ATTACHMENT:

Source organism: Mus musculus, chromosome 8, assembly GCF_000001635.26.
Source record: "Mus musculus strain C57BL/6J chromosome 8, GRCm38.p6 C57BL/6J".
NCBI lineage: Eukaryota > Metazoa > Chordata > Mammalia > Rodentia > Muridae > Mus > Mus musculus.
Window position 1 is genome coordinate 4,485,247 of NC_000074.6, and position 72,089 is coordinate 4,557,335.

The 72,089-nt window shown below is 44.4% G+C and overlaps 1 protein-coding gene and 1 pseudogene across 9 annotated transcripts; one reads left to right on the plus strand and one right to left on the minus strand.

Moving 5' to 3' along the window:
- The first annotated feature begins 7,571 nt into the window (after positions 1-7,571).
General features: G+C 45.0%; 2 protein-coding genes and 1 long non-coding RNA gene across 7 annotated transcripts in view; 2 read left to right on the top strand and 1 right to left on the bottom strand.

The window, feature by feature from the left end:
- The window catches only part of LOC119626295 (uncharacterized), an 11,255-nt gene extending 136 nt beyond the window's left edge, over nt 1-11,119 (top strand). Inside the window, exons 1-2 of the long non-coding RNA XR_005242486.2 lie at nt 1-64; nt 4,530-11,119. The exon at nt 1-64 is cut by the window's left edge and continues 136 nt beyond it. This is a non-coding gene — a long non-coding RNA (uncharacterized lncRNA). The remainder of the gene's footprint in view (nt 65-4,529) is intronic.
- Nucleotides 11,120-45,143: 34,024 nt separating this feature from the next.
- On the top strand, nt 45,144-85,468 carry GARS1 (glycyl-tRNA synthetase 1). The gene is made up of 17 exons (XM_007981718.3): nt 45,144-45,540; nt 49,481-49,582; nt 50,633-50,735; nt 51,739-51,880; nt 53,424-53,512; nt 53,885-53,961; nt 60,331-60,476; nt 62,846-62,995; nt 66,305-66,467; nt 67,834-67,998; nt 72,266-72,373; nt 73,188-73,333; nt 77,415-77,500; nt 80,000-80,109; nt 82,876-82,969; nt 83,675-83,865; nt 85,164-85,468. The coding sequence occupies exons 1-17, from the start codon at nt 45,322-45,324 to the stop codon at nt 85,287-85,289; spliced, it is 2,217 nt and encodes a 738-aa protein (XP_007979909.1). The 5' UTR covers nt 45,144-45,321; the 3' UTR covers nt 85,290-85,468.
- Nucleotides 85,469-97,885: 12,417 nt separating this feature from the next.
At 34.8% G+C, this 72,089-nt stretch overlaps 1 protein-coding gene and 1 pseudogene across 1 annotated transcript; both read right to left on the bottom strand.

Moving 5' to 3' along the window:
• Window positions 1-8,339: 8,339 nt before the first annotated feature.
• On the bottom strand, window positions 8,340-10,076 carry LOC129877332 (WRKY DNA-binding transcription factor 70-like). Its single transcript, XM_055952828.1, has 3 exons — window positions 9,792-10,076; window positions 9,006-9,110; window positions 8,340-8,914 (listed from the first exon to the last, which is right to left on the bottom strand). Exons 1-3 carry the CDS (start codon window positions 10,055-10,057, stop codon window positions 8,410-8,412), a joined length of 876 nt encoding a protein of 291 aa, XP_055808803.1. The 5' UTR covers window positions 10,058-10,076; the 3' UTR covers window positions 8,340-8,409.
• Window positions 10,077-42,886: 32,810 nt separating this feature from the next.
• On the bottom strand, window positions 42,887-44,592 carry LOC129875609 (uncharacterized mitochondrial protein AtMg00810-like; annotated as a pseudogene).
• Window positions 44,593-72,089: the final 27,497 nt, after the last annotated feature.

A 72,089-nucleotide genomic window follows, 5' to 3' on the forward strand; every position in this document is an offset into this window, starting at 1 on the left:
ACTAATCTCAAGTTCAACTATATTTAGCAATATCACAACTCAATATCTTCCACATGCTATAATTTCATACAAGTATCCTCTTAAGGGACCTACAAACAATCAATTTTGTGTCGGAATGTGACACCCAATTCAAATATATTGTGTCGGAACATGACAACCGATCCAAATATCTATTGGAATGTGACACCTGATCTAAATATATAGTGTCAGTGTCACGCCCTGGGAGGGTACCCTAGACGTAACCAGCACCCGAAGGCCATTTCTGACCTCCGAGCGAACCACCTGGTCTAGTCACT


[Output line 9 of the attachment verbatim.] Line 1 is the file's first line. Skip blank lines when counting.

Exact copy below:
The window, feature by feature from the left end: